Two signals from the antenna elements, or from a 180° hybrid, are passed through one receiver channel by switching between them at 155 Hz. If the two signals are different, a 155 Hz AM modulation will result. The polarity of the generated AM wave will indicate which input signal has the greater amplitude. If you have access to the original 155 Hz switch selection signal, then you could use a synchronous detector to extract the AM signal.

If you have NO access to the original 155 Hz switch selection signal, then you will need to regenerate it, which is more complicated.
Do you have access to that original 155 Hz switching signal ?
Do you have either an SDR, or a VHF/UHF communications receiver ?
Can you please identify the DF system by make and model number.
 
  • #20
nauman
76
2
What you are describing is similar to the Radio Compass on aircraft, apart from the operating frequency. So I am wondering if you mean an operating frequency of 240 - 500 kHz?
Sorry, antenna operating frequency is still 240 - 500 MHz
 
  • #21
nauman
76
2
Two signals from the antenna elements, or from a 180° hybrid, are passed through one receiver channel by switching between them at 155 Hz. If the two signals are different, a 155 Hz AM modulation will result. The polarity of the generated AM wave will indicate which input signal has the greater amplitude. If you have access to the original 155 Hz switch selection signal, then you could use a synchronous detector to extract the AM signal.

If you have NO access to the original 155 Hz switch selection signal, then you will need to regenerate it, which is more complicated.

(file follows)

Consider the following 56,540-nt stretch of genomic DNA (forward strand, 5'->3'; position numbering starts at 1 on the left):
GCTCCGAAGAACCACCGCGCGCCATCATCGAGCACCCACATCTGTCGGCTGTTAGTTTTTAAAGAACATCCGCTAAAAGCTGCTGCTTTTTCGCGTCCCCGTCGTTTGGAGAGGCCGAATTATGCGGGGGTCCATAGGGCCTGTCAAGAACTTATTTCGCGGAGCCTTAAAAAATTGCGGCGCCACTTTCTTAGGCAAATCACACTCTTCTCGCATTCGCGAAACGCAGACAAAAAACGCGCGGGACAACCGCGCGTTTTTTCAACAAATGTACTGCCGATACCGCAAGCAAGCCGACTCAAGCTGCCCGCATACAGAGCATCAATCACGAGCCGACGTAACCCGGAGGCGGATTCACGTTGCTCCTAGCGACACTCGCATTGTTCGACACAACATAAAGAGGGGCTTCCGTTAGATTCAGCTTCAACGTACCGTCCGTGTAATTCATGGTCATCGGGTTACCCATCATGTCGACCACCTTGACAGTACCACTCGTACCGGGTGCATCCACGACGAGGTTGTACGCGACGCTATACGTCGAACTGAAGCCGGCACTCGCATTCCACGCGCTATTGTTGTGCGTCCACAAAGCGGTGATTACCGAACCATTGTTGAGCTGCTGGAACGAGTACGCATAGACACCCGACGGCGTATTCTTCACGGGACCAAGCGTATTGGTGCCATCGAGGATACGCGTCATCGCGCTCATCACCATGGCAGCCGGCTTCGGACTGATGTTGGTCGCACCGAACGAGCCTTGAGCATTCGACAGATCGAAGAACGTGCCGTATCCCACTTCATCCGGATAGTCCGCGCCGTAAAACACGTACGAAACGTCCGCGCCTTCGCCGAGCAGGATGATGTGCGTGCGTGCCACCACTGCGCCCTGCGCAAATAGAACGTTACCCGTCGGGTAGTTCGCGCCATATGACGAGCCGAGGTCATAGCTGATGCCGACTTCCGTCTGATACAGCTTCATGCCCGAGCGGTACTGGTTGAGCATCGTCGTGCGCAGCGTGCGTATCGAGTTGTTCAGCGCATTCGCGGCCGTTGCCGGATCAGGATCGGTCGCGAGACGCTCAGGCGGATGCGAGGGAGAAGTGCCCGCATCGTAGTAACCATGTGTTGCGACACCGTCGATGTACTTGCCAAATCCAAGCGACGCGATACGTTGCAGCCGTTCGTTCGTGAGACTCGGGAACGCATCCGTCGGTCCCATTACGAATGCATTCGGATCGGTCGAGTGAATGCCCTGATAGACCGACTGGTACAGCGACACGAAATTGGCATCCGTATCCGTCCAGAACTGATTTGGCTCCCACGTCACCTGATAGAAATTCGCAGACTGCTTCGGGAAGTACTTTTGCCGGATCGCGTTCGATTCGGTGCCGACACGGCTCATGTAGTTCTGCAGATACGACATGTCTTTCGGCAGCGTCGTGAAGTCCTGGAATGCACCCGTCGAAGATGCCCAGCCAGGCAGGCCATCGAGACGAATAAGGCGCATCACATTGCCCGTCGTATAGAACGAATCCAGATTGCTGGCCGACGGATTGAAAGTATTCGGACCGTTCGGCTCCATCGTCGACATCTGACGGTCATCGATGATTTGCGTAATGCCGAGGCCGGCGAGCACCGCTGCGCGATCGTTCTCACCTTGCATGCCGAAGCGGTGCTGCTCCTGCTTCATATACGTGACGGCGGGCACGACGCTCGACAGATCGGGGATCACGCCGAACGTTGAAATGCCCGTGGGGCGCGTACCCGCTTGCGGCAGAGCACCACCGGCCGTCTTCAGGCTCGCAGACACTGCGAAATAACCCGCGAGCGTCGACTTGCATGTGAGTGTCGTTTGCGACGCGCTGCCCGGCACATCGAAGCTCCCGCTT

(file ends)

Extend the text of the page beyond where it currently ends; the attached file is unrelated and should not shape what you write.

Do you have access to that original 155 Hz switching signal ?
Do you have either an SDR, or a VHF/UHF communications receiver ?
Can you please identify the DF system by make and model number.
1. I do not have direct access to the system so i cannot say with surety but antenna working principle resembles with old AN/ARA–50 Direction Finder.
2. No, 155 Hz generator output is not accessible.
3. Presently, no SDR is available but will it not it be more complicated for this task? In SDR case, digital demodulated signal has to be again converted into analog signal for using as motor control feedback.

Are not there any commercially available AM demodulators with analog output which can do this task?

Thanks & Regards
 
  • #22
berkeman
Mentor
64,197
15,450
Are not there any commercially available AM demodulators with analog output which can do this task?

1643810688154.png


But seriously, tuned narrow-band ones, sure. Able to find a random signal over the broad frequency range you are specifying in the presence of other signals, not so much. That is probably why the SDR was suggested...
 
  • #23
tech99
Science Advisor
Gold Member
2,621
1,169
1. I do not have direct access to the system so i cannot say with surety but antenna working principle resembles with old AN/ARA–50 Direction Finder.
2. No, 155 Hz generator output is not accessible.
3. Presently, no SDR is available but will it not it be more complicated for this task? In SDR case, digital demodulated signal has to be again converted into analog signal for using as motor control feedback.